So as the result of as it were the assimilation of the Enlightenment experience in the depths of his emotional being, or in the depths of the emotional aspect of his being - his ordinary human emotion was transformed into something far higher, something far sublimer, something far nobler - then compassion, ikarunai, arose in the mind and in the heart of the Buddha, and he decided to make known to the rest of humanity for their spiritual benefit the Truth which he had discovered. And in the texts, in the traditions, at this point there follows the famous, the celebrated episode of Brahma's request.

We are told - it is put in a highly mythological form - that as the Buddha was sitting there, under one or another of those trees, as he was still meditating, as he was enjoying the bliss, as it were, of that Enlightenment experience, he saw as it were a great light, and he heard as it were a great voice. And he saw as it were a great form, the form of a mythological, as we would say, being that the Indian tradition calls Brahma Sahampati, the Lord of a Thousand Worlds: a being belonging to a very high plane of existence, but still not so high as the plane that the Buddha now occupied. Perhaps we can say that this was like a great, a sublime thought arising within the Buddha's mind, though at a level lower than that of actual Enlightenment or actual Buddhahood.

And the voice said, this form said, as it were: 'Now you are Enlightened. You have come to the end of the journey. You've reached your goal. You are at peace. You have got perfect knowledge. You have perfect bliss. But what about others? What about those who are still struggling below? What are you going to do for them?' And as the Buddha heard these words, as he saw that form, as he saw that light, a great upsurge of compassion took place in his heart.

He looked forth over the world. He saw that there were some who were ready for the teaching, even though many were not, but still some were ready, and he decided that he would make known the Truth he had discovered. And he said to Brahma as it were, or to himself as it were: 'Wide open are the gates leading to the deathless state. Let those who have ears to hear put forth their faith.' And this was his decision to teach, out of compassion.

2 So, having decided to teach, the question arose: whom should he teach? Even a Buddha can't teach unless there's someone itoi teach - so, whom to teach? And his mind went back, his mind went back into the past, went back to two men who had been his own teachers in his very early days when he was still searching for the Truth. They had not known the Truth, they did not know the Truth, they were not able to show him the Truth, but they had helped him on his way to a great extent, and they were noble and high-minded men. So his first thought was, 'I shall teach them the Truth that I have discovered. They will appreciate it, they will understand it quickly. They were almost there, but not quite. I shall teach them first.' But then he suddenly knew in his own mind that it was too late, too late so far as this life as it were was concerned, because the two were already dead. So he turned his mind then to five disciples that he had had, again in his early days when he was still struggling, when in fact he was practising self-mortification, self- torture, extreme austerities, fasting and so on. And he thought, 'These five, when I was still struggling, when I was practising asceticism, though they did leave me afterwards, still for a while they were very serviceable to me. So let me teach them first.' So one sees here, in this episode, the Buddha's as it were spirit of gratitude. He felt grateful to his old teachers, even though he had had to leave them and find out the truth for himself. He felt grateful to those five pupils, those five ascetics; even though they had deserted him in the end they had been serviceable for a time. So he wanted to repay them, as it were, he wanted to share with them the great Truth that he had now discovered. So we see that even in the Buddha after his Enlightenment there was this great spirit of gratitude to those who had helped him in the earler stages, in the earlier phases, of his career.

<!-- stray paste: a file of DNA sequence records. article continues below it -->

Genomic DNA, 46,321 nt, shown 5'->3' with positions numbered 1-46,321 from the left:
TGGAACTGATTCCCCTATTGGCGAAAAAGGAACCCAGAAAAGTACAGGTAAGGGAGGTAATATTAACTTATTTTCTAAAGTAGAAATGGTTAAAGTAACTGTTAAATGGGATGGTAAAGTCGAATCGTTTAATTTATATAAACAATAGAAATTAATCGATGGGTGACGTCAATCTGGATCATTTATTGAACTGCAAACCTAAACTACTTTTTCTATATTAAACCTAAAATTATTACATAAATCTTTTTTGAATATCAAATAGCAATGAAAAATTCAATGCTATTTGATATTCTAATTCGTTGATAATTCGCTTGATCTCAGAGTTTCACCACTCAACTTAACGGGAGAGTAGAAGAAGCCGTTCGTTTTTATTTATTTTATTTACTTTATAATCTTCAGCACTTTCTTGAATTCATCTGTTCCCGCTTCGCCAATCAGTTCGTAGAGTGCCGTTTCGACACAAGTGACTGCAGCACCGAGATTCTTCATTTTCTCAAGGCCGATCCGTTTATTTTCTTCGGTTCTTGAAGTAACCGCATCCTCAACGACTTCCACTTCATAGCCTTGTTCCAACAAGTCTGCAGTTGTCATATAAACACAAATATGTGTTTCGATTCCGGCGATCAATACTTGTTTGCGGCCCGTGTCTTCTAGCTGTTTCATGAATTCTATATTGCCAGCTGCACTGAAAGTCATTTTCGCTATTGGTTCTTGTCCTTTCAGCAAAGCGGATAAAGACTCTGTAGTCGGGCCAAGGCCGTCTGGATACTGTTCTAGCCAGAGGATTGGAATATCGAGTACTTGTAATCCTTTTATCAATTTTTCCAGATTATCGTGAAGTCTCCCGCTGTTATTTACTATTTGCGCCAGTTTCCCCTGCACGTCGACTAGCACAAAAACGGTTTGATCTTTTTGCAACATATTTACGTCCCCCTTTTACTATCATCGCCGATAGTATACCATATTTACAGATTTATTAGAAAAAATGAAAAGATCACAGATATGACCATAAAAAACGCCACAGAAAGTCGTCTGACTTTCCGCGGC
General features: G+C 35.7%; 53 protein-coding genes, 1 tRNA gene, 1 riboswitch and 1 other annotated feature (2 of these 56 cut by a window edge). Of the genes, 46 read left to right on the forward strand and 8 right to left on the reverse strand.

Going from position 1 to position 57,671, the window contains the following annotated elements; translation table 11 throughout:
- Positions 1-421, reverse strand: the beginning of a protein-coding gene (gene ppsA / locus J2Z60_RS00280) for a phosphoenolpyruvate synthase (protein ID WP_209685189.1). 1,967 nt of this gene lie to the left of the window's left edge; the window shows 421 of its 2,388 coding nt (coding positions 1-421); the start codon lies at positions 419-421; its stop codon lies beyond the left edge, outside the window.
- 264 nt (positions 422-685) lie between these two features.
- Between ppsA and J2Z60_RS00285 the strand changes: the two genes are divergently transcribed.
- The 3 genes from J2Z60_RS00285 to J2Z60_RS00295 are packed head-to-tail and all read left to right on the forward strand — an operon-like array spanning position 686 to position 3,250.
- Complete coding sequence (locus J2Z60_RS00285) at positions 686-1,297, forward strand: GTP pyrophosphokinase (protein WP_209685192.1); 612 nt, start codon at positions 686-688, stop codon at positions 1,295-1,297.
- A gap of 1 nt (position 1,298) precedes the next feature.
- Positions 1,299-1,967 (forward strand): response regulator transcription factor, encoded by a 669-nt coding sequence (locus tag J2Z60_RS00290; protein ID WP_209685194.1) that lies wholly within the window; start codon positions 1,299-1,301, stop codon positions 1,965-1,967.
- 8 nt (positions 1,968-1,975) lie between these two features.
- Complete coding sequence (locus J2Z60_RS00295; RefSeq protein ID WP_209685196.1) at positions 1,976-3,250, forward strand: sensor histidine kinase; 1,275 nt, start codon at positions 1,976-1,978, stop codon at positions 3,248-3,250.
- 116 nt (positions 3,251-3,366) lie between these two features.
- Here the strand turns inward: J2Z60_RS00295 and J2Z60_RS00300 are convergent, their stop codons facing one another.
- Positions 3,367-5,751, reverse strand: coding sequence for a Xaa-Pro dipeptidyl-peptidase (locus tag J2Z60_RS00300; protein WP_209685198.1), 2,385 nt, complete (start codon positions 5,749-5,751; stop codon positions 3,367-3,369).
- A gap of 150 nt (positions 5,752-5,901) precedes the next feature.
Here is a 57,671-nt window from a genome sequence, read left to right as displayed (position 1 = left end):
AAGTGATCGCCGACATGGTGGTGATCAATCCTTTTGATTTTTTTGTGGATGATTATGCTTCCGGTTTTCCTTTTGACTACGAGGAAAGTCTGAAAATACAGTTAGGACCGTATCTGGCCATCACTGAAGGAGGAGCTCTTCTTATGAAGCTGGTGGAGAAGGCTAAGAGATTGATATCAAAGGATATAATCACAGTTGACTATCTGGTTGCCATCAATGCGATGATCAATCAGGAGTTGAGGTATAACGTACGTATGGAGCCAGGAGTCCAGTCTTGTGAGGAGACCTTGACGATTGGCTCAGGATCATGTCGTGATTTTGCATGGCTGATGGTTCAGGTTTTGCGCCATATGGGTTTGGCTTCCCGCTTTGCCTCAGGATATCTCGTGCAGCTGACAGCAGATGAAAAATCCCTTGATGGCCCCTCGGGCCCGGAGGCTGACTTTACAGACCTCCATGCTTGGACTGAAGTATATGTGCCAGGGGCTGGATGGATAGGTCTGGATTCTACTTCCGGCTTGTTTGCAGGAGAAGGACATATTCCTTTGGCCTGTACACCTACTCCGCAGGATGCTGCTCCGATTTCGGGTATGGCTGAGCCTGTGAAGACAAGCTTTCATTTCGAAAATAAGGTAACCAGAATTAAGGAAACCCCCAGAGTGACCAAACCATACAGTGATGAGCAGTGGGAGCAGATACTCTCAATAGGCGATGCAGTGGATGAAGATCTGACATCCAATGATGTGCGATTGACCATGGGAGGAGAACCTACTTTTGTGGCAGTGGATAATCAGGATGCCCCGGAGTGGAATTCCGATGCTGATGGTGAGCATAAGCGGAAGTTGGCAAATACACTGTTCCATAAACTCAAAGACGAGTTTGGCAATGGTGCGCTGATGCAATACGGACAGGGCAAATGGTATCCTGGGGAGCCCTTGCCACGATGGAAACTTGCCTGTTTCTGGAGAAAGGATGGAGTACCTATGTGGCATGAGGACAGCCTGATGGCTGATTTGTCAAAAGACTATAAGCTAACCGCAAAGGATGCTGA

And there are other accounts which emphasise this still more. We are told, in fact, that the Buddha after his Enlightenment was grateful even to the tree underneath which he had sat when he gained Enlightenment, and we are told in one account that after the Enlightenment he stood a certain distance from the tree and he looked at it. He looked at it for hours and hours together, and he saluted it, saying as it were, 'At the foot ...